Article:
Surrey Restaurants v. Culinary Workers & Bartenders Union

Annotate this Case
[L. A. No. 25805. In Bank. July 8, 1960.]

SURREY RESTAURANTS (a Corporation), Respondent, v. CULINARY WORKERS AND BARTENDERS UNION, LOCAL No. 535 (an Unincorporated Association) et al., Appellants.

COUNSEL

Lewis Garrett, Lionel Richman, James M. Nicoson and Garrett, Richman & Nicoson for Appellants.

No appearance for Respondent.

OPINION

WHITE, J.

This is an appeal by defendants, Culinary Workers Union and several of its officers, from an order of the trial court granting plaintiff a preliminary injunction under the Jurisdictional Strike Act (Lab. Code, §§ 1115-1120, 1122) to halt defendant union's recognitional strike.plaintiff has not filed any briefs herein and the cause was submitted for decision without argument pursuant to rule 17 of the Rules on Appeal.

By its complaint herein, plaintiff contends that a dispute exists between defendant union (hereinafter referred to as the union) and an independent employees organization (hereinafter referred to as the independent) as to which should have the exclusive right to engage in collective bargaining with plaintiff on behalf of its employees; that the union's strike and picketing is, therefore, unlawful (Lab. Code, §§ 1115, 1118) and that therefore, the preliminary injunction was properly issued (Lab. Code, § 1116).

Plaintiff restaurant is operated in the City of Riverside and employs approximately 34 people. In September of 1958, several officers of the union approached plaintiff's managers and discussed the possibility of organization of the restaurant. The union had already enrolled several of plaintiff's employees and plaintiff's managers expressed themselves as favorable to the idea of unionization. The union submitted a tentative contract in which it was provided that it be recognized as bargaining agent for only those of plaintiff's employees that were already union members or would become so in the future; but that if ever a majority of plaintiff's employees joined the union then, and only then, would it be recognized as bargaining agent for the entire restaurant.plaintiff delayed signing the proposed contract for several months for various reasons, during which time some of plaintiff's employees formed the independent. Upon plaintiff's further and final refusal to sign the contract due, it alleged, to the existence of the independent [54 Cal. 2d 463] the union called a strike and placed pickets around the restaurant.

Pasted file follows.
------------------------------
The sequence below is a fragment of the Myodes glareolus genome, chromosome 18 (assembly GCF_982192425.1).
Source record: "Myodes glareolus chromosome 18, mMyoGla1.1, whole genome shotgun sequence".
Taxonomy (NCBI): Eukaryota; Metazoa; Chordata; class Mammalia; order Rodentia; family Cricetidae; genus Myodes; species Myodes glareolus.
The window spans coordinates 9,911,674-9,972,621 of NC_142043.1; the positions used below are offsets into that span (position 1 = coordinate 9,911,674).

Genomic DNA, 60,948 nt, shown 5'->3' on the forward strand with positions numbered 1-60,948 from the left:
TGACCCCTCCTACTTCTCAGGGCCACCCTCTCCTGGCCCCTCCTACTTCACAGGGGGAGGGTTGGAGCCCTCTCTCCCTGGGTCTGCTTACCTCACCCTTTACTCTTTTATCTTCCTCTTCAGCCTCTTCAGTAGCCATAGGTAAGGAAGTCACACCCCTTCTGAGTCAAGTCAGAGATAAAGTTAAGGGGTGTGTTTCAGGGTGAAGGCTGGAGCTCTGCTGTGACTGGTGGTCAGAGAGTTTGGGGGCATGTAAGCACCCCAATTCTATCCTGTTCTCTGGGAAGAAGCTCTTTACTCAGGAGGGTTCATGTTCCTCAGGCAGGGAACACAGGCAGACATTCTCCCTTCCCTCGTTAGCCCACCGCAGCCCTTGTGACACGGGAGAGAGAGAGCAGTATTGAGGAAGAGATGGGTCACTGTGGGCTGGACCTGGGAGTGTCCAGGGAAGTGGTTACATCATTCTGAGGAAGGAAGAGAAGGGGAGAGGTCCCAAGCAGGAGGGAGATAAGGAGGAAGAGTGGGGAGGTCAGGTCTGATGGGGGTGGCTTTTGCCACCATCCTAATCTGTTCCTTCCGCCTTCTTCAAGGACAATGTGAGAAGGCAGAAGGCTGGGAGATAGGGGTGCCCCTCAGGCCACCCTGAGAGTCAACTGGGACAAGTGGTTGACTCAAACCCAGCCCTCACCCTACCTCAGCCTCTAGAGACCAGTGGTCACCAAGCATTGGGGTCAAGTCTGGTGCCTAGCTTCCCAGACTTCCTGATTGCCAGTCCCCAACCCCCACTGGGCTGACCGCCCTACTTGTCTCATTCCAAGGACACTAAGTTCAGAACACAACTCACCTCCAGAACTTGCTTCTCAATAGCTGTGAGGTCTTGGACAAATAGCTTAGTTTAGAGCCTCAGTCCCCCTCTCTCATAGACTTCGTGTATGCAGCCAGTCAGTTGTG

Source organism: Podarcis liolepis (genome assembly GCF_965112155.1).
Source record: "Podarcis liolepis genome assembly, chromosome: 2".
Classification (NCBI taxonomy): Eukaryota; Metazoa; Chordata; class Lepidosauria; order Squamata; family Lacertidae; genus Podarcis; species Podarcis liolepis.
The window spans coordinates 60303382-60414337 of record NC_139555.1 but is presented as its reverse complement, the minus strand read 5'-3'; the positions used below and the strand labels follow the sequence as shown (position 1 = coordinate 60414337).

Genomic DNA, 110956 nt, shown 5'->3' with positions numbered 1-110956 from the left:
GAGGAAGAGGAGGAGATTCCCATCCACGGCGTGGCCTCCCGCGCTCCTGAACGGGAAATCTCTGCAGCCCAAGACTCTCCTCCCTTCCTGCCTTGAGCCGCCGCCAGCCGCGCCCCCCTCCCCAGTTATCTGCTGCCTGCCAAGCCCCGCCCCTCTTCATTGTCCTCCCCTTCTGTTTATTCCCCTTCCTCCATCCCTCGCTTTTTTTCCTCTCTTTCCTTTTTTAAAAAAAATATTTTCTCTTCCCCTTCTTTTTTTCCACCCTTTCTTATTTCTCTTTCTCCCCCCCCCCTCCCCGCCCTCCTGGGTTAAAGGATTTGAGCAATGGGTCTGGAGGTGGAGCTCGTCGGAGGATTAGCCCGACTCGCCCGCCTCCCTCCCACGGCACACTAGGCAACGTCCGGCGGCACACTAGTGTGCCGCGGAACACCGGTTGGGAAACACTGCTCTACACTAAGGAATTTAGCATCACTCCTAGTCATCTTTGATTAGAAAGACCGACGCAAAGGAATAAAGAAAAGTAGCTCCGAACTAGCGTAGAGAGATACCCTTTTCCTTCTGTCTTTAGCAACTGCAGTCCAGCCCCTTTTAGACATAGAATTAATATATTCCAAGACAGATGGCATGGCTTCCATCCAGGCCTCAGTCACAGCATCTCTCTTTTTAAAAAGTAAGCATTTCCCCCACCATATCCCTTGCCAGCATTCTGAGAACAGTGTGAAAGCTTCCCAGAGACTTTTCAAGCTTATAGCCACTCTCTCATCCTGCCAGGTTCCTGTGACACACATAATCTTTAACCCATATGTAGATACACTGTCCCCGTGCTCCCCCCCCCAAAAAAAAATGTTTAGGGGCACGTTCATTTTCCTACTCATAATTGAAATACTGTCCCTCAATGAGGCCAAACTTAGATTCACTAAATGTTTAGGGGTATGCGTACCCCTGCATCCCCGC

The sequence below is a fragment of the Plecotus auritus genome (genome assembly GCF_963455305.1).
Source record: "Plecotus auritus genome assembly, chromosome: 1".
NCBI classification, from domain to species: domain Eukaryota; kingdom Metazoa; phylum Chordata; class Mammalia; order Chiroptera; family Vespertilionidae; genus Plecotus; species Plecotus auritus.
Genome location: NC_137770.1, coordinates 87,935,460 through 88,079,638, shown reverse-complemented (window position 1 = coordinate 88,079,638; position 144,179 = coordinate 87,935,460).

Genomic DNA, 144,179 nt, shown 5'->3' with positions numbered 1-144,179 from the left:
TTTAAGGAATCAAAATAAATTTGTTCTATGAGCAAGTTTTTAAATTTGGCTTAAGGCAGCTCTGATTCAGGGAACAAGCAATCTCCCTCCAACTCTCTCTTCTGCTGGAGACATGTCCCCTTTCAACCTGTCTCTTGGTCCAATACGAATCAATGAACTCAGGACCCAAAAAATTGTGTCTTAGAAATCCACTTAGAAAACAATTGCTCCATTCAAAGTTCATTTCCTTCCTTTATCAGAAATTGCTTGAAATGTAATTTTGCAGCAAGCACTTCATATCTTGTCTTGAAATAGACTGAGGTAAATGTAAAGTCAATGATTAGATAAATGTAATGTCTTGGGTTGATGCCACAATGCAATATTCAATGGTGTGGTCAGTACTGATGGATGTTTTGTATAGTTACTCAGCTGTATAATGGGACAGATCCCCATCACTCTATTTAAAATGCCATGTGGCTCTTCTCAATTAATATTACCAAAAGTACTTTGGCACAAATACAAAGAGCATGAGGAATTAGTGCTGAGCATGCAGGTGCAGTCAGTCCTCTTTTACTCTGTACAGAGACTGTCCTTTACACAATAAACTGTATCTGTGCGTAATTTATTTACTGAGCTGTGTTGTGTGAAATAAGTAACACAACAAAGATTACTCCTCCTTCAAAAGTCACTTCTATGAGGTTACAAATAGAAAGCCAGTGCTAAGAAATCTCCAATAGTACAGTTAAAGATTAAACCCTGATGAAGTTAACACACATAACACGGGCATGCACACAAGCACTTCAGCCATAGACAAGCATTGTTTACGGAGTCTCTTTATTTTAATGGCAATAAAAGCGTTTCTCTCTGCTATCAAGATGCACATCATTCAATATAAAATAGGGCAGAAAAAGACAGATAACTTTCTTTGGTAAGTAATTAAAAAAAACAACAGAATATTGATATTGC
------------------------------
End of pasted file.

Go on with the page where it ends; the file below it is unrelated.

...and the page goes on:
The independent was formed in the following manner: At some time after the union had first contacted the plaintiff and requested a contract, a petition was circulated among plaintiff's employees on the premises and during working hours by several of the employees requesting the formation of an independent union. On October 22 or 23, 1958, a meeting was held in the restaurant to consider such proposal. Due, however, to the presence of Joseph Wollam (a union organizer) and those of plaintiff's employees who were already members of the union, the meeting was moved to an adjoining furniture store. The union alleges that one of plaintiff's managers secured permission for the employees to use the furniture store but plaintiff denies this. During the course of this meeting a vote was taken which resulted in the approval, by a majority of those present, of the formation of an independent union for the purpose of dealing with the plaintiff in matters affecting employment. None of the employees lost any pay due to their attendance at this, or later meetings of the independent during working hours. For this and other reasons the union alleges, but plaintiff traverses, that the independent is dominated and controlled by plaintiff. As will hereinafter appear we find it unnecessary to dispose of this contention.

Although the formation of the independent apparently had been accomplished at the time this action was commenced it had made no contract proposals or demands upon the plaintiff.

Immediately upon the commencement of the union's picket line plaintiff obtained a temporary restraining order against the former. Shortly thereafter a hearing was held pursuant to section 527 of the Code of Civil Procedure fn. 1 to determine whether the temporary restraining order should be dissolved or a preliminary injunction granted. On the basis of the complaint, affidavits and testimony taken at the hearing the trial court granted a preliminary injunction pending trial of the cause on its merits. Defendants appeal from the order granting such injunction.

[1] An injunction is authorized by the Jurisdictional Strike Act (Lab. Code, §§ 1115-1120, 1122) only to halt a [54 Cal. 2d 464] "jurisdictional" strike which the act defines insofar as relevant to the instant case as a strike "arising out of a controversy between two or more labor organizations as to which of them ... should have the exclusive right to bargain collectively with an employer on behalf of his employees or any of them. ..." (Lab. Code, § 1118.) Thus, a dispute under this part of the act occurs only when two or more labor organizations each claim an exclusive right to represent the same employees. (See Seven Up etc. Co. v. Grocery etc. Union, 40 Cal. 2d 368, 372-373 [254 P.2d 544, 33 A.L.R.2d 327]; Aaron, The California Jurisdictional Strike Act, 27 So.Cal.L.Rev. 239, 240-241.) Where the labor organizations do not seek to bargain for the same employees it is elementary that no such dispute can be said to exist. [2] In order to obtain preliminary injunctive relief, therefore, the existence of a "jurisdictional" strike must be tentatively established by the complaint and affidavits in the manner provided by section 527 of the Code of Civil Procedure. (Voeltz v. Bakery etc. Union, 40 Cal. 2d 382, 386 [254 P.2d 553].)